Wednesday, July 13, 2011

To Be Continued...

So after you have everything tied on and front tension fiddled about (you want each tied bundle to have the same tension), you are ready to weave.



I want to make sure I have enough yarn for fringe so I used some heavy cotton mop cord to weave a spacer. This is also a way to double check your tension. A straight line is a good sign.



Then I wove a half inch of plain weave (over one, under one - no fancy patterning) and then hem stitched the front edge, which in this case bundles every three threads so it won't unravel. I've added that note so when I get to the other end I can look back and match it in case my brain decides it wants to bundle four or something. It could happen.



Even though I'd checked and rechecked my threading order (through the four harnesses - one half of the equation when it comes to your weaving pattern), I always hold my breath for the first couple of inches pattern weaving. Whew - looks good - no mistakes.



These two little felted sheep crack me up. Doesn't the blue one look like she's looking over at the pattern chart while the other is watching the loom?



The woven fabric comes across the front beam and then rolls onto a round storage beam (?) - tempted to use "thingy" - someone jump in with the right term please.



12" woven so far. And again, you folks who know the right word for the "thingy" will also be wondering what the heck the brown threads are for, but that's another Sara-is-too-AR-to-trust-that-if-she-stops-at-the-end-of-the-treadling-sequence-it-really-does-pick-right-up-where-she-left-off.

Just humor me ;-).

12 comments:

Sheepmom said...

That Andy says the 'thingy' is the Cloth Beam. Your weaving goes over the breast beam and wraps on the cloth beam. He should know - he built 3 of them. :-)

I'm gonna tell Mom! said...

As a very new weaver, I soaked in every word of this post. I am surprised by how much I love weaving already. And I am going to use your pattern marker ties idea. I've put similar ties in on the right edge to mark my measurements off tension, but I can put ties on the left side to track pattern reps. Your cloth is gorgeous, and, yes, those sheep are keeping an eye on your pattern and progress for you!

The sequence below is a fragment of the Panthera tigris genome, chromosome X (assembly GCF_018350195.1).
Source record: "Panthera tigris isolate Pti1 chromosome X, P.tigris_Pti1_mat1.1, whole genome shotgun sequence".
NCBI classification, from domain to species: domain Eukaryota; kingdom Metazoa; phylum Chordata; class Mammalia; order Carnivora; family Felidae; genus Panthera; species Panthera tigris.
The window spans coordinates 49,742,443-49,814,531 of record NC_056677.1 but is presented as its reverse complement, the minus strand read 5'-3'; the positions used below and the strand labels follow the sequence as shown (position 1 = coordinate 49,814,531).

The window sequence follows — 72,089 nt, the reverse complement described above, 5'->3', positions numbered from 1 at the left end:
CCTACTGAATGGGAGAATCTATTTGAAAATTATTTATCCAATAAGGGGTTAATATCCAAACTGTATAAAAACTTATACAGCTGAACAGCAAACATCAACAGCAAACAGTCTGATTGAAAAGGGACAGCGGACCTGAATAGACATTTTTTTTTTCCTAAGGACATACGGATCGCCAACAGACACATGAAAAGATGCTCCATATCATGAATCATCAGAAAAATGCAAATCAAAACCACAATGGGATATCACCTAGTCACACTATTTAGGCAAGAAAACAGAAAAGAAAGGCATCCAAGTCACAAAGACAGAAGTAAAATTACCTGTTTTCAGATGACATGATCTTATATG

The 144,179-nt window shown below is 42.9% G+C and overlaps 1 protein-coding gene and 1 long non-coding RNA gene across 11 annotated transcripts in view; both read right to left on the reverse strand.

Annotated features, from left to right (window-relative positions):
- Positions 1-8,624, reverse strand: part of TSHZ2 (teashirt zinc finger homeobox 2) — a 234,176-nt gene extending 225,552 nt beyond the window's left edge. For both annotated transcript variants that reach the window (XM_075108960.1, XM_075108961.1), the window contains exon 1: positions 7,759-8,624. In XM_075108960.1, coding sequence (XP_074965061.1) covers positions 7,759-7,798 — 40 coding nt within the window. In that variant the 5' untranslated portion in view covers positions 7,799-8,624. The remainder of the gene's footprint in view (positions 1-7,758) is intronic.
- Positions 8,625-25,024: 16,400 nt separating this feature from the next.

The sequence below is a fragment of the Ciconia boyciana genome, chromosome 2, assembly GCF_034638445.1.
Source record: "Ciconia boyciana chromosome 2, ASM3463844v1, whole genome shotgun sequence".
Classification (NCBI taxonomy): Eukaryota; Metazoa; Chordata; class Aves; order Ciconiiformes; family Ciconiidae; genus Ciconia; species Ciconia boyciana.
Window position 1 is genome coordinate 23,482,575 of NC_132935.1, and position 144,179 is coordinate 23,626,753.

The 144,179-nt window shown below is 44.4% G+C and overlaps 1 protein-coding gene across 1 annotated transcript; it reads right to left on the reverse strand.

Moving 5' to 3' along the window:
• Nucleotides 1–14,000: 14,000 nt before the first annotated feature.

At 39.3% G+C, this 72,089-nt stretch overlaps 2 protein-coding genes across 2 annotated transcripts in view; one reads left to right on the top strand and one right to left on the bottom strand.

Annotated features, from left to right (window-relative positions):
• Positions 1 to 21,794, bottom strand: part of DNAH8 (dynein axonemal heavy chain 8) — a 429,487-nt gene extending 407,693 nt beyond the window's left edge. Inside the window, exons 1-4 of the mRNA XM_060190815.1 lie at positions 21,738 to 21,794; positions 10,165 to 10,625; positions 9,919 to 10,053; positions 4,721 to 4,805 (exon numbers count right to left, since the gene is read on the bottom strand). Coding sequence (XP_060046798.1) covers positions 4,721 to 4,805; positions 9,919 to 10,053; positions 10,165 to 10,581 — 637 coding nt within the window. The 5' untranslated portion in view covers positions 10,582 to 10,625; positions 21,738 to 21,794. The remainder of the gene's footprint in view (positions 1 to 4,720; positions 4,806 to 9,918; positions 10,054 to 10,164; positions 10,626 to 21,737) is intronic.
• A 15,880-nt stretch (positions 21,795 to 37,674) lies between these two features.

kim

Alice said...

I hope this is as much fun to weave as it is beautiful to look at. How wide is the throw going to be and how many inches more will you add? Thanks for sharing this fascinating process. Brings back memories of my own more humble experience with a floor loom.

Christine said...

The sheep crack me up. It is as if they're thinking, "Lady it took us a whole year to grow that, please don't screw this up." LOL

Gayle said...

That looks like an incredible amount of work and it must require a lot of patience.

Dianne@sheepdreams said...

Way to go! It's going to be beautiful. Punkin would be so proud.

small farm girl said...

I'm soooooo jealous! :)

small farm girl said...

Oh, by the way, I made something for you as soon as I "tweek" a few things on it. (You're just dieing to know now, I know. hehehehe)

farmlady said...

Wow! This looks so complicated and interesting. What beautiful weaving you are creating. I would love to just sit there and watch.
Love the two little sheep overseers.

Peacecat said...

I love the pattern you chose. And the yarn is gorgeous...I can't wait to see the finished product! What a great tribute.

gowestferalwoman said...

you are such a textile artist - im in awe!

Bee Lady said...

I'm just getting caught up on my blogging, as you can probably tell. I belong to a spinning group and we have a log cabin at the county fair that we weave rugs and spin fleece all week. I made my rug last night. I love it. I have 7 rugs now. I don't have a loom at home because it just overwhelms me to think about all of that warping. I helped warp the loom once...I admire those that can do it.

Cindy Bee

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